Melphalan can cause a severe decrease in the number of blood cells in your bone marrow. This may cause certain symptoms and may increase the risk that you will develop a serious infection or bleeding. If you experience any of the following symptoms, call your doctor immediately: fever, sore throat, ongoing cough and congestion, or other signs of infection; unusual bleeding or bruising; bloody or black, tarry stools; bloody vomit; or vomiting blood or brown material that resembles coffee grounds.
Keep all appointments with your doctor and the laboratory. Your doctor will order laboratory tests regularly before and during your treatment to see if your blood cells are affected by this drug.
Melphalan may increase the risk that you will develop other cancers. Talk with your doctor about the risks of taking melphalan.
Why is this medication prescribed?
Melphalan is used to treat multiple myeloma (a type of cancer of the bone marrow). Melphalan is also used to treat a certain type of ovarian cancer (cancer that begins in the female reproductive organs where eggs are formed). Melphalan is in a class of medications called alkylating agents. It works by stopping or slowing the growth of cancer cells in your body.
How should this medicine be used?
Melphalan comes as a tablet to take by mouth. It is usually taken on an empty stomach once a day. The length of treatment depends on the types of drugs you are taking, how well your body responds to them, and the type of cancer you have. Take melphalan at around the same time every day. Follow the directions on your prescription label carefully, and ask your doctor or pharmacist to explain any part you do not understand. Take melphalan exactly as directed. Do not take more or less of it or take it more often than prescribed by your doctor.
Your doctor may need to delay your treatment or adjust your dose of melphalan depending on your response to treatment and any side effects that you experience. Talk to your doctor about how you are feeling during your treatment. Do not stop taking melphalan without talking to your doctor.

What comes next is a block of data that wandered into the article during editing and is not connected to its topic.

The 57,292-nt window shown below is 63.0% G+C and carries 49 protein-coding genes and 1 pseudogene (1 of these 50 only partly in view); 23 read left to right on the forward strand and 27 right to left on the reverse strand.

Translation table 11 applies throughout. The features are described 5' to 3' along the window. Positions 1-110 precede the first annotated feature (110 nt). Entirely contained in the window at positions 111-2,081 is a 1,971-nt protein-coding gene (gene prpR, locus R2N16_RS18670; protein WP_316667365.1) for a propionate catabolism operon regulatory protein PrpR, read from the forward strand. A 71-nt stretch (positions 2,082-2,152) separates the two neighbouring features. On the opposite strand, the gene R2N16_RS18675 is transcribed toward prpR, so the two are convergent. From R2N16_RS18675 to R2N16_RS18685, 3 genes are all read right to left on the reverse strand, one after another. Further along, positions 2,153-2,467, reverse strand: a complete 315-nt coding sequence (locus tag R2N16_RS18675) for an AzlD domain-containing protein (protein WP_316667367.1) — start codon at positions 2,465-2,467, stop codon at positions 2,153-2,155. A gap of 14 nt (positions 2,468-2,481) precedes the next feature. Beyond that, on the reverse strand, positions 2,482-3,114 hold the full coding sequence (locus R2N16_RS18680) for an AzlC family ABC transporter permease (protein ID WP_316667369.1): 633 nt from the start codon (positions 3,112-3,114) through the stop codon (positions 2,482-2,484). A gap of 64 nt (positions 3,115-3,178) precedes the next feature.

Ask your pharmacist or doctor for a copy of the manufacturer's information for the patient.
Other uses for this medicine
Melphalan is also sometimes used to treat breast cancer. It is also sometimes used to treat amyloidosis (a disease in which abnormal proteins build up in tissues and organs in the body). Talk to your doctor about the risks of using this medication for your condition.
This medication may be prescribed for other uses; ask your doctor or pharmacist for more information.
What special precautions should I follow?
Before taking melphalan,
- tell your doctor and pharmacist if you are allergic to melphalan, any other medications, or any of the ingredients in melphalan tablets. Ask your pharmacist for a list of the ingredients.
- tell your doctor and pharmacist what other prescription and nonprescription medications, vitamins, nutritional supplements, and herbal products you are taking or plan to take. Be sure to mention any of the following: carmustine (BICNU, BCNU), cimetidine (Tagamet), cisplatin (Platinol AQ), cyclosporine (Sandimmune, Gengraf, Neoral), or interferon alfa (Intron A, Infergen, Alferon N).
- tell your doctor if you have taken melphalan before, but your cancer did not respond to the medication. Your doctor will probably tell you not to take melphalan.
- tell your doctor if you have received radiation therapy or other chemotherapy recently or if you have or have ever had kidney disease.
- you should know that melphalan may interfere with the normal menstrual cycle (period) in women and may temporarily or permanently stop sperm production in men. Melphalan may cause infertility (difficulty becoming pregnant); however, you should not assume that you cannot get pregnant or that you cannot get someone else pregnant. Women who are pregnant or breast-feeding should tell their doctors before they begin taking this drug. You should not plan to have children while receiving chemotherapy or for a while after treatments. (Talk to your doctor for further details.) Use a reliable method of birth control to prevent pregnancy. Melphalan may harm the fetus.